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Some Christmas Story Facts

At the risk of sounding like the Grinch who stole Christmas, I would like to take a moment and state some biblical facts about the Christmas Story.


Let’s start with the Bethlehem Inn Keeper who refused to receive this couple into his establishment. This poor guy has often been cast as a heartless villain in the story. Note: There is no Inn Keeper in the Christmas Story. The text merely states that there was no room in Bethlehem’s Village Inn. Most likely due to the influx of pilgrims returning to register for the Roman census. As a result, No Vacancy, with no heartless Inn Keeper to be found (Luke 2:7).


Middle of the winter? Probably not, because it was the habit of shepherds of the region to stay with their flocks in the open field during the warm months of the year. In the cold months, bands of sheep were herded into a common corral-type enclosure that had in the middle of it a warming hut for the shepherds. In the morning the shepherds would call their sheep by name and return to pasture grounds for the day (John 10:1-5).


Did the Wisemen, who were guided by a star to Bethlehem, visit the new-born King at the stable? No. By the time they arrived on the scene, Joseph and Mary and Jesus were living in a house (Matthew 2:11). And the baby, who at one time was wrapped in swaddling clothes and laid in a manger, was now a toddler who was probably walking. Another clue is that when Herod realized that the Wisemen were not returning to him as instructed, he ordered the killing of the young boys in Bethlehem who were two years of age and younger (Matthew 2:16).


Did Mary ride on a donkey from Nazareth to Bethlehem? Who knows, the text does not say. Was the stable filled with assorted animals when Jesus was born? Who knows, the text does not say.


What do we know for certain? We know that Joseph and Mary traveled from Nazareth to Bethlehem because Caesar Agustus mandated a census that required individuals to register at their ancestral home (Luke 2:1). We know that some Judean shepherds saw and heard an announcement of the Messiah’s birth from angelic messengers (Luke 2:8-14). And, as they followed the angel’s instructions, found Mary and Joseph and the baby lying in a manger (Luke 2:15-16). We know that later Magi (astrologers) from a country to the east of Palestine arrived on the scene, guided by a star (Matthew 2:1-2).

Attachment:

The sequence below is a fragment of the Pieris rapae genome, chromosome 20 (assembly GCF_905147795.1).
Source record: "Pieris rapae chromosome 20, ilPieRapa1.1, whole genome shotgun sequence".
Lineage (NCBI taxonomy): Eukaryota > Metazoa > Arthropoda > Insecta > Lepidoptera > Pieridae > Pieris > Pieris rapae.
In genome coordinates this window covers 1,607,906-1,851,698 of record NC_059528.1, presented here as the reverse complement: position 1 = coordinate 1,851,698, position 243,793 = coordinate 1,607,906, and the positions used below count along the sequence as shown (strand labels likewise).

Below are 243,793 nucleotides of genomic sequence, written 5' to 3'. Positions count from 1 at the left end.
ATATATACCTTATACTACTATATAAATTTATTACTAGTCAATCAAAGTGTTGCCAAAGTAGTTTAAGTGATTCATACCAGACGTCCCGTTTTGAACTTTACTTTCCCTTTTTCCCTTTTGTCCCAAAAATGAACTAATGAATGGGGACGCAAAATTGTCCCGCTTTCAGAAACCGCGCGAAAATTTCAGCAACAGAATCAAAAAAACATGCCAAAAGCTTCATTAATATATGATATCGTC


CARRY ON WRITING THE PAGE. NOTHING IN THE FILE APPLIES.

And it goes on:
Now, I know what you are thinking, “Wayne, what does it matter? In the large scope of things, probably not a whole lot. But it is easy to see how stories can take on a life of their own when we do not pay close attention to what the text of scripture actually says. I will also concede that because such a big event is described for us in precious few words, there are background happenings of which we are totally unaware, and this also lends to our taking of creative license. Most Christians get this, but for those with little biblical knowledge or background, they are just as apt to believe that there was also a Little Drummer Boy at the manger, who, with a nod of Mary’s head began to play his instrument.


What I am striving for is that our telling of the whole gospel story be told as accurately as possible from the written testimony of scripture. Many would say that in this instance it doesn’t matter, it’s a beautiful story, nonetheless. But what do we do, along the way, when someone asks, “Does it really matter that Jesus was born of a Virgin?” or “Is it truly necessary to believe that Jesus performed miracles.” Or “Does it really matter that Jesus was physically raised form the dead following His crucifixion?”


In his second letter to Timothy, the Apostle Paul made the case that approved workmen of God do their very best to accurately handle the scriptures (II Timothy 2:15).


By the way, I just walked through my living room and on display are twelve Nativity Scenes. My wife, Sandy, loves Nativity Scenes and we have bought them from every corner of this country as we have traveled together. And yes, several of them include Wisemen and an assortment of animals at the stable. They are and will always be a beautiful part of this wonderful season, a blessed reminder of our Savior’s birth.

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